• The proof-theoretic ordinal of [math]\displaystyle{ U(ID_{\lt \nu}) }[/math] is equal to [math]\displaystyle{ \psi_0(\Omega^{\Omega+\varphi(\nu, 0, \Omega)}) }[/math].
  • The proof-theoretic ordinal of ID1 (the Bachmann-Howard ordinal) is also the proof-theoretic ordinal of [math]\displaystyle{ \mathsf{KP} }[/math], [math]\displaystyle{ \mathsf{KP\omega} }[/math], [math]\displaystyle{ \mathsf{CZF} }[/math] and [math]\displaystyle{ \mathsf{ML_{1}V} }[/math].
  • The proof-theoretic ordinal of W-IDω ([math]\displaystyle{ \psi_0(\Omega_\omega\varepsilon_0) }[/math]) is also the proof-theoretic ordinal of [math]\displaystyle{ \mathsf{W-KPI} }[/math].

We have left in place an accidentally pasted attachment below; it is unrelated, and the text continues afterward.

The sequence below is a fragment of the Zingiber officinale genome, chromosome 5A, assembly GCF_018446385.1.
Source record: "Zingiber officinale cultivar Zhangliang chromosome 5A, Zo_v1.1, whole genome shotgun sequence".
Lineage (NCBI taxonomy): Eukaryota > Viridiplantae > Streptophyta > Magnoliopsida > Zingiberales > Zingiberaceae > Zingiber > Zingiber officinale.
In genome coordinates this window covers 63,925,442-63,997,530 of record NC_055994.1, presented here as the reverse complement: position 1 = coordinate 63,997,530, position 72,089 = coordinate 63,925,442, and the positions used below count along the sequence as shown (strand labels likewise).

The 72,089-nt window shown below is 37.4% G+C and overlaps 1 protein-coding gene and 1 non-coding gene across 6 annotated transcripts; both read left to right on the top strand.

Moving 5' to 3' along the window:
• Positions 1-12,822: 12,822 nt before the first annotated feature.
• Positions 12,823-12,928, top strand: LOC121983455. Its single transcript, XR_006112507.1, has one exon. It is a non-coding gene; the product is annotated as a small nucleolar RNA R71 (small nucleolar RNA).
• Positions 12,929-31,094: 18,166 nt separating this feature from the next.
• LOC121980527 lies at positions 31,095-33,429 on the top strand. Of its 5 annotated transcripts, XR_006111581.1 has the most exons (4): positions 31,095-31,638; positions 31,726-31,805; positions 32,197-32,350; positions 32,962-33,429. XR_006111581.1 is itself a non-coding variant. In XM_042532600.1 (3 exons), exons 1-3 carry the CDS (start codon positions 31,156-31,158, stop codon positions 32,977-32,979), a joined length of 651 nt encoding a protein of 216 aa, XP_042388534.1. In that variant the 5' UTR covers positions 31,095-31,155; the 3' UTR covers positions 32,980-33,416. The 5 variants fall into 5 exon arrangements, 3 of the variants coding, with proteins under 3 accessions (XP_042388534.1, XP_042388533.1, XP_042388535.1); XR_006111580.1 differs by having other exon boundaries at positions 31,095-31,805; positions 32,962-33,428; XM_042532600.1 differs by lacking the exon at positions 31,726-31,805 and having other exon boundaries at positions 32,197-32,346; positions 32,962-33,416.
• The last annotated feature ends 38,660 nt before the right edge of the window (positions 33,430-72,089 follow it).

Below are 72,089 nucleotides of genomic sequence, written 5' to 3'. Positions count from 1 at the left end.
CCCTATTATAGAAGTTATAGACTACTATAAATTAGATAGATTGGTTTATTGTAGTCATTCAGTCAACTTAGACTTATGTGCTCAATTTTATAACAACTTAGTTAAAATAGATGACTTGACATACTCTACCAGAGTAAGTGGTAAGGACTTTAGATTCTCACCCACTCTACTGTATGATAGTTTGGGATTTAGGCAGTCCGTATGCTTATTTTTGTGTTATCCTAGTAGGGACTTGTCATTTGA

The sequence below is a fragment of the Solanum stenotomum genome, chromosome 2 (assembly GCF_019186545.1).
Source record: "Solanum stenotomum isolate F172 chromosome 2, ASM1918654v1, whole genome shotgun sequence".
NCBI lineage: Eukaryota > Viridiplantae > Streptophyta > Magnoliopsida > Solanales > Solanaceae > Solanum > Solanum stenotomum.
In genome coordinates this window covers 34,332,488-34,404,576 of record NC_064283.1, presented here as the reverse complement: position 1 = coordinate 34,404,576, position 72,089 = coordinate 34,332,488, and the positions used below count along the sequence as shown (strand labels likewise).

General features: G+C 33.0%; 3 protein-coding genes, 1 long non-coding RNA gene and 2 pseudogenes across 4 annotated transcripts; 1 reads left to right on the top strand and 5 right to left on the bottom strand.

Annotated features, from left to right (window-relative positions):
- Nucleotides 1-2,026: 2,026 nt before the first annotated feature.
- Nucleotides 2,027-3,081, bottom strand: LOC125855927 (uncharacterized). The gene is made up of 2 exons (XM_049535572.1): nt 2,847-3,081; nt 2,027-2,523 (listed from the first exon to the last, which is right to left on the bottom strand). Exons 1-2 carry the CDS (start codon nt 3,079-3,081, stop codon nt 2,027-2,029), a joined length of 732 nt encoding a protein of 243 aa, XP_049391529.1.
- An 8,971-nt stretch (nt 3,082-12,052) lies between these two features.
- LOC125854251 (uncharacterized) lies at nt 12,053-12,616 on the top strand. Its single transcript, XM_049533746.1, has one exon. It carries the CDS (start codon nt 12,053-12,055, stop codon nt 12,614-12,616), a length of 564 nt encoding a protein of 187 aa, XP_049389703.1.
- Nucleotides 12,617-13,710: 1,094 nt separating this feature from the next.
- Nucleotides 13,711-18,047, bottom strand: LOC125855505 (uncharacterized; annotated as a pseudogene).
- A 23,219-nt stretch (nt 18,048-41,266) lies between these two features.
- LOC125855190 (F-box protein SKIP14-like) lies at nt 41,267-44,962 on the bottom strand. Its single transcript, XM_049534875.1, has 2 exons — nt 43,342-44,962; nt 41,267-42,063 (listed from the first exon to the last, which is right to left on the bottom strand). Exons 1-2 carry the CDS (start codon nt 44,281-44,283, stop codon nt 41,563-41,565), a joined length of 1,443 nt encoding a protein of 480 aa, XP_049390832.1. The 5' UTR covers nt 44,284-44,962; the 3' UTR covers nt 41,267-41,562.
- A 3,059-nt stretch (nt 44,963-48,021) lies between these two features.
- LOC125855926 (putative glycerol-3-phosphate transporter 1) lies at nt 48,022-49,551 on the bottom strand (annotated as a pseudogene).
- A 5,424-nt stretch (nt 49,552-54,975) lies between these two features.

• The proof-theoretic ordinal of IDω (the Takeuti-Feferman-Buchholz ordinal) is also the proof-theoretic ordinal of [math]\displaystyle{ \mathsf{KPI} }[/math], [math]\displaystyle{ \Pi^1_1 - \mathsf{CA} + \mathsf{BI} }[/math] and [math]\displaystyle{ \Delta^1_2 - \mathsf{CA} + \mathsf{BI} }[/math].
  • The proof-theoretic ordinal of ID<ω^ω ([math]\displaystyle{ \psi_0(\Omega_{\omega^\omega}) }[/math]) is also the proof-theoretic ordinal of [math]\displaystyle{ \Delta^1_2 - \mathsf{CR} }[/math].
  • The proof-theoretic ordinal of ID<ε0 ([math]\displaystyle{ \psi_0(\Omega_{\varepsilon_0}) }[/math]) is also the proof-theoretic ordinal of [math]\displaystyle{ \Delta^1_2 - \mathsf{CA} }[/math] and [math]\displaystyle{ \Sigma^1_2 - \mathsf{AC} }[/math].